I really wanted to like Blade Runner 2049. But, I must confess, it didn’t sit well with me at all. Though I liked the acting and was impressed with the film technically, I found all the sexist and misogynist imagery and sensibilities downright disgusting and very, very tired. It was chock full of white heterosexual male fantasy material, relentless objectification of and periodic cruelty to women, and with no gay/bi/lesbian individuals or any such imagery oriented towards us. There was no significant portrayal of people of color. Ah, yes, wait, a skanky African street vendor in one scene, who wanted to sell the leading man a replicant animal. And in another scene: a shifty black guy running a children’s sweatshop out of the enormous local landfill. Stereotypes alert here: Shady black guy trying to sell something illegally, or questionably so, and a grubby exploiter of the vulnerable. Just how black men need to be portrayed in a movie, again. Great.
It was like watching a long, bad dream, emphasis on long, too long. Yeah, there were some hallucinogenic scenes, such as leading man K’s/Joe’s hologram girlfriend “Joi” superimposed over a prostitute (herself a replicant) brought in as a surrogate sex partner for Joe, since Joi is not real. That scene was kind of trippy and funny, albeit in a twisted way, leaving me thinking “WTF?”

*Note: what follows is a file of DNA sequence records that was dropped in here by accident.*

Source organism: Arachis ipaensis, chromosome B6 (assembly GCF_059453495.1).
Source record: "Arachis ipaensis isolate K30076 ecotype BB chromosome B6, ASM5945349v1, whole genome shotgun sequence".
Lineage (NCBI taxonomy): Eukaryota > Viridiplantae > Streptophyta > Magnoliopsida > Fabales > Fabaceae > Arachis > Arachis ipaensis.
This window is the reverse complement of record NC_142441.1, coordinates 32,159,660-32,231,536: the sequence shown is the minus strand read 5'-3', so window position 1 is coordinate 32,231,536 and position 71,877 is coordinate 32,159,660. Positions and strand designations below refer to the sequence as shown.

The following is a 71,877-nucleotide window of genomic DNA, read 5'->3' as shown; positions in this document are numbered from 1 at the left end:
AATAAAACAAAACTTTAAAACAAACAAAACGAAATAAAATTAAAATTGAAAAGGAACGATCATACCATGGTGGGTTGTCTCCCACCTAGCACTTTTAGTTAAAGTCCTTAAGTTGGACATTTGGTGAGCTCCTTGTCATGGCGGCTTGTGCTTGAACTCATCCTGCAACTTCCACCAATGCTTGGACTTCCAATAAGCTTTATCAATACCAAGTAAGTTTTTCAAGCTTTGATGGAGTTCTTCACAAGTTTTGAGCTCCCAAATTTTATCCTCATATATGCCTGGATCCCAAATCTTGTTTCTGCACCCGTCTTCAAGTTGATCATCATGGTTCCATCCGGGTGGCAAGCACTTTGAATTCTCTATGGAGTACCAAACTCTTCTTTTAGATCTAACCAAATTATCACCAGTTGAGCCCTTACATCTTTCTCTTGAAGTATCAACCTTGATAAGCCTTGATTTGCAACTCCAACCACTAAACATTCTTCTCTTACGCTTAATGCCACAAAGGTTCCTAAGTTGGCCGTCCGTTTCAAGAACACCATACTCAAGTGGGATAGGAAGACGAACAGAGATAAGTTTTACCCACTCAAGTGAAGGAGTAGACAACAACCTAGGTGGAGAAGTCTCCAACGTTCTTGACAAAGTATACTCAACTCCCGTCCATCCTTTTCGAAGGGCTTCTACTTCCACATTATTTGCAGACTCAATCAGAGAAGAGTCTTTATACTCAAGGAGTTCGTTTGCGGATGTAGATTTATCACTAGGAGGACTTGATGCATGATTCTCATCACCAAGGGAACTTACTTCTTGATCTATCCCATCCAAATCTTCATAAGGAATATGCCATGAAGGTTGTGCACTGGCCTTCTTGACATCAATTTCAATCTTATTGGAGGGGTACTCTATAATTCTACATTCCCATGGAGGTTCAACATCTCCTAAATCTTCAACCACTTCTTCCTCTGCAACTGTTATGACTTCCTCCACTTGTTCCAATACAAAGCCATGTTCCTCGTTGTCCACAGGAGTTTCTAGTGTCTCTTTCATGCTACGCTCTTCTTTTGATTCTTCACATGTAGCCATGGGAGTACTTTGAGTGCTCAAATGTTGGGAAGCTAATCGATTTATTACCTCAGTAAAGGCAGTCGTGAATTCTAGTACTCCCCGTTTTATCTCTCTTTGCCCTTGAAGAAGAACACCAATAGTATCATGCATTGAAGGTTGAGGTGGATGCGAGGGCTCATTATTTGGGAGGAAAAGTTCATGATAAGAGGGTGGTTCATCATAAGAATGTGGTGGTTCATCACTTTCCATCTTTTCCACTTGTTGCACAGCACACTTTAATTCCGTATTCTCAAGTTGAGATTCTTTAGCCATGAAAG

My younger sister, a graduate from film school at Vassar College, who loves the original Blade Runner, hated this new sequel. She agreed with me why, plus found it lacking in plot (“40 mins. worth, not almost 3 hours”) and the soundtrack often torturous (“noisy”). She didn’t go to the movie to watch a long, bad dream, as she put it. She found the leading man, who “wasn’t human” uninteresting. My reply to her here was: “Well, he was trying to be human.” I had grown up watching dear, dead-pan Spock on the original Star Trek, so I did my best to draw a parallel to him and B. R. 2049′s flat affect leading man. My sister was having none of it. And, honestly, a roughed up replicant cop without even a real name, placed in a warped future dystopia created by heterosexist white people who seemed to have taken a lot of drugs, is nowhere near as complex and likable as Science Officer Spock of the Starship Enterprise. I was really reaching there and my sister knew it.
I started out really caring about K (and whatever his numbers are that go with that letter)/”Joe,” but he became more removed and ultimately a bit pathetic for me by the end of the film. His efforts to find out who he really is– replicant vs. half replicant vs. maybe even fully human?– start out as worthwhile and admirable, but they end up feeling drawn-out and tedious, particularly as he gets more banged about as the film goes on, and on. Rather sad and tiring.
A metaphor I think of for this movie is having to peel away a thick layer of sludge to get to a tasty piece of cake to eat. Once I got to the cake, my appetite had been thrown off. I was rather numbed out by the end of the show, though the process of getting there was pretty steady as each scene progressed. Personally, I don’t go to the movies to numb out like that.
I’m glad I saw the film using a movie gift card.
It’s really too bad Blade Runner 2049 was made the way it was. It could have been great instead of sexist, misogynistic, heterosexist, racist, mind-numbing, and overly drawn-out.